Art, a place where the imagination can roam to extremes, is an excellent laboratory for ideas.  The Dark Mountain Project finds its inspiration in literature, particularly in the poetry of Robinson Jeffers – the Californian who shared a romantic vision of wilderness with environmentalist Edward Abbey, referred to below. It was Jeffers who had first suggested the idea of  “inhumanism” that  inspired the Dark Mountain Project. Human civilisation was, Jeffers suggested, always too self-centred to understand the complexity and beauty of the world around it. The Dark Mountain Project also plant their flag in the literature of Joseph Conrad and his “heart of darkness”.

There have been some interesting responses to the Dark Mountain provocation. In the New StatesmanJohn Gray responded to the Dark Mountain provocation by demonstrating that literature has in fact been much more successful at showing the catastrophic results of “uncivilisation” than eulolgising it. There is nothing romantic about the crumbling of civil society. Gray too cites Joseph Conrad, to make the point that Conrad, like J G Ballard – shows the genuine  horror of what a society in disintegration actually looks like. Both Conrad and Ballard were witness to the atrocities that happen when the crust of civilization is removed.

(On a sidenote, Paul Kingsnorth and I have disagreed elsewhere about whether Cormac MacCarthy’s The Road is a novel primarily about climate change. Gray’s line of argument  reminds you that MacCarthy’s book, in which baby-eating survivors scavage the land,  displays the awful consequence of uncivilisation.)

But as both suggest, it’s time to rexamine the givens. Environmentalism hasn’t produced the major shift in culture that the global warming era requires. Something radical has to shift.  Appleton’s idea is that to save civilisation we need more civilisation, not less:

The anthropocene is here, and there is no way back. To wish that we could retreat is the mythical fantasy of wishing that we never ate the apple or stole the fire. It is a wish that we were children again, back in a former stage of history. We cannot reverse out of the anthropocene but only go forward.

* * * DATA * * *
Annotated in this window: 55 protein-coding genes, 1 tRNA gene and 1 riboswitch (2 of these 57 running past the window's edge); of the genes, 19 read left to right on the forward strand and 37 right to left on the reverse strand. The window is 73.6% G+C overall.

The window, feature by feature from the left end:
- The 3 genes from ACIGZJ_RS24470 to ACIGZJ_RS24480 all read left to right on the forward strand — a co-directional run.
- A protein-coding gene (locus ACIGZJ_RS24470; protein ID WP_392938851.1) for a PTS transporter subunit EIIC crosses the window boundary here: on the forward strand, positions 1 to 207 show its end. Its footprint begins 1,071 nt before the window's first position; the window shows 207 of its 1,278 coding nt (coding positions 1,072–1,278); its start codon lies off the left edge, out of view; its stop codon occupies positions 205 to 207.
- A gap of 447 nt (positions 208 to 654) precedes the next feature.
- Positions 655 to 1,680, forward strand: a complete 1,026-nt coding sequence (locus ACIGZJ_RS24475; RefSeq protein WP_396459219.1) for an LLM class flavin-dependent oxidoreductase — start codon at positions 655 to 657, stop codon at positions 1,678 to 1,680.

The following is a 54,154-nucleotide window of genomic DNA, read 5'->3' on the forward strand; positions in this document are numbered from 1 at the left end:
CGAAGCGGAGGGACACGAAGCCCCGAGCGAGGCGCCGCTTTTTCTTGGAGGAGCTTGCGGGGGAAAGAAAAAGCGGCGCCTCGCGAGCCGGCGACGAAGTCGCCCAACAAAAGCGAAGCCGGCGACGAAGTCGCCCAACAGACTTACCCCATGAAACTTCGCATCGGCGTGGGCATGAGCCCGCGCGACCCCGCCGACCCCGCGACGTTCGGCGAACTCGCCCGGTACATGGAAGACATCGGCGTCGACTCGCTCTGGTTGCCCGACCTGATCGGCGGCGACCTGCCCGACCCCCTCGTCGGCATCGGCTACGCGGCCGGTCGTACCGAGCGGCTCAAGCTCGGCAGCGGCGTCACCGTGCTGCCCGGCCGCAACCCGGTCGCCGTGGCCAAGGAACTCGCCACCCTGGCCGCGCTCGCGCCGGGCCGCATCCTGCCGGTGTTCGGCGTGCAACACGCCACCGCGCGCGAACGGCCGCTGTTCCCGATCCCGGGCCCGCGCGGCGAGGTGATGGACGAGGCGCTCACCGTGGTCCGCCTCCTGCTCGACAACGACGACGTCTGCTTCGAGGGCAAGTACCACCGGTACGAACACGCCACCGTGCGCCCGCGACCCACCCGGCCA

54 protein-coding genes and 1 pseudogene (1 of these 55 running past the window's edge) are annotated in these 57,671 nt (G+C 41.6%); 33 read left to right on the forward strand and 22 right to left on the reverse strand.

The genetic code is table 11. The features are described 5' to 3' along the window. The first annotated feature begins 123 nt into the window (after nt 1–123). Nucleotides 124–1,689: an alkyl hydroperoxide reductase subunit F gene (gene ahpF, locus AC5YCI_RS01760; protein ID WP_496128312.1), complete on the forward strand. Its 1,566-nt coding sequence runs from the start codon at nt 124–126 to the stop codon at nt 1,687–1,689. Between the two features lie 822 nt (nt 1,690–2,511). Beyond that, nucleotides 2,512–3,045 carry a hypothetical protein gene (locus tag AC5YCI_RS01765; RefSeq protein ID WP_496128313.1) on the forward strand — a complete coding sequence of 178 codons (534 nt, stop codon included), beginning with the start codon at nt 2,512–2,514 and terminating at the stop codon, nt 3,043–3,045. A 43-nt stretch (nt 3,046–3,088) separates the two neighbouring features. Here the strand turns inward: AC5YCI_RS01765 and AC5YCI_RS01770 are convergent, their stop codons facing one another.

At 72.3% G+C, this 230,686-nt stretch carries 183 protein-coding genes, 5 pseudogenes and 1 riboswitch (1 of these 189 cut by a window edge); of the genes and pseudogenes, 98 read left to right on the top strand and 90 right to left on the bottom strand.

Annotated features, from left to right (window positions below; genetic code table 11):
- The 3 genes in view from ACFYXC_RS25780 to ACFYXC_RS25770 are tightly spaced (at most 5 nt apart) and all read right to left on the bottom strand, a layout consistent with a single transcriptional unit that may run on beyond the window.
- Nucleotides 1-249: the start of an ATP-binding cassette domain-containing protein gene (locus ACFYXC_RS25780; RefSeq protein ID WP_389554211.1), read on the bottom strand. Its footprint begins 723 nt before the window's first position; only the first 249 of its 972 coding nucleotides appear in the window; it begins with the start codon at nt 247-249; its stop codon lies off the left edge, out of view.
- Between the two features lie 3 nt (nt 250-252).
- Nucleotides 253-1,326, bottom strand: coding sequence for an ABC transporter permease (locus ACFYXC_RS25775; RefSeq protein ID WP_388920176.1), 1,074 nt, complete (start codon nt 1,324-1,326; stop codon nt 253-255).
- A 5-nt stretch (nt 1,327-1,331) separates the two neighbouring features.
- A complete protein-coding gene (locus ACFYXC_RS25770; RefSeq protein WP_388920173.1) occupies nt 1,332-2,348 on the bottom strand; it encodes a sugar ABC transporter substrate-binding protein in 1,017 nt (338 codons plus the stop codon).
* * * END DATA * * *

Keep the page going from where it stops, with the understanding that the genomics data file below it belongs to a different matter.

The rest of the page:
I doubt John Gray would quite see eye to eye with Appleton’s thesis either. Gray’s book Straw Dogs was a vigorous assault on the idea of that idea of human centrality in nature. Appleton’s argument is unashamedly anthropocentric; in fact the very notion of the anthropocene, by definition, is a human-centred concept. Gray follows James Lovelock: such assumptions of human supremacy over nature are fundamentally arrogant and hubristic.  Myself, I find the technological postivism of Appleton’s approach hard to embrace. Above all, I don’t believe, as she does, that, ” The climate moves slowly; we have time.”

The Black Cloud by Heather and Ivan Morison (Bristol, 2009)photographed by ac (y su camarófono)

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Charles Clover: “environmentalists are very boring”

How 2009 became the year of the campaign movie from RSA Arts & Ecology on Vimeo.

Charles Clover energised the campaign to alert the world to approaching fish stock collapse earlier this year with the film The End of the Line. It was a great example of how a single coordinated attack using the right media can produce a quantum leap in awareness. I spoke to him and  the Guardian’s Environment Editor John Vidal about how an imaginative, passionate and above all clever approach can galvanise action and force suppliers and politicians to rethink their strategy.

But he’s scathing about how the broader environment movement has failed to grip the public imagination. Responding to a recent IPPR survey that said the public were “bored” with climate change:

It’s because environmentalists are very boring, he says. They used not to have jobs when I got into this business. They had something very burning and interesting to say which quite a lot of people wanted them not to say, and people tried to shut them up. They were very exciting people to know, and they didn’t have a pension fund. Now they have pension funds and sit around in offices and try and think of something interesting to say, and not a lot of them achieve it.

Has the professionalisation of the climate movement creating a beast that feeds itself? Is that part of the reason the public finds climate activists, in the words of the report “smug”?

Charles Clover and John Vidal were in the house to discuss The End of  the Line at a screening organised by RSA Events who run the best public lectures series you’ll find in London – and you don’t have to work here to think that. Follow them on http://twitter.com/RSAEvents